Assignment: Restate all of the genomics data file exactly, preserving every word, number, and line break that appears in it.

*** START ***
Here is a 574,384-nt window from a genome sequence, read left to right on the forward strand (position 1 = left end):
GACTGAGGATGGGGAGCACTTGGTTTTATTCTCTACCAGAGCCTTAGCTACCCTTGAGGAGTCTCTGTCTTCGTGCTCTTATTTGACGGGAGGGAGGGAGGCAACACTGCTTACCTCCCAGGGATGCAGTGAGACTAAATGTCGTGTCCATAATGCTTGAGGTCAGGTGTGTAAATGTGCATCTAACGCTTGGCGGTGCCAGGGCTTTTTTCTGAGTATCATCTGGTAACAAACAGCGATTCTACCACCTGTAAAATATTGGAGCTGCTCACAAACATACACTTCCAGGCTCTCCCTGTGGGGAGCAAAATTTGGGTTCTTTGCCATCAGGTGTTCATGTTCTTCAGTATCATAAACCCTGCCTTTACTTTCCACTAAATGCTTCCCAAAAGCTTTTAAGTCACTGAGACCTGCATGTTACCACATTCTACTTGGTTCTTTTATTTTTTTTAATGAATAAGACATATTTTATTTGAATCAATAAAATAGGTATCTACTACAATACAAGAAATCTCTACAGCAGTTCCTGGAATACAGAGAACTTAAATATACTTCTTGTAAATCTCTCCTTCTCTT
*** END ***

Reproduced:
Here is a 574,384-nt window from a genome sequence, read left to right on the forward strand (position 1 = left end):
GACTGAGGATGGGGAGCACTTGGTTTTATTCTCTACCAGAGCCTTAGCTACCCTTGAGGAGTCTCTGTCTTCGTGCTCTTATTTGACGGGAGGGAGGGAGGCAACACTGCTTACCTCCCAGGGATGCAGTGAGACTAAATGTCGTGTCCATAATGCTTGAGGTCAGGTGTGTAAATGTGCATCTAACGCTTGGCGGTGCCAGGGCTTTTTTCTGAGTATCATCTGGTAACAAACAGCGATTCTACCACCTGTAAAATATTGGAGCTGCTCACAAACATACACTTCCAGGCTCTCCCTGTGGGGAGCAAAATTTGGGTTCTTTGCCATCAGGTGTTCATGTTCTTCAGTATCATAAACCCTGCCTTTACTTTCCACTAAATGCTTCCCAAAAGCTTTTAAGTCACTGAGACCTGCATGTTACCACATTCTACTTGGTTCTTTTATTTTTTTTAATGAATAAGACATATTTTATTTGAATCAATAAAATAGGTATCTACTACAATACAAGAAATCTCTACAGCAGTTCCTGGAATACAGAGAACTTAAATATACTTCTTGTAAATCTCTCCTTCTCTT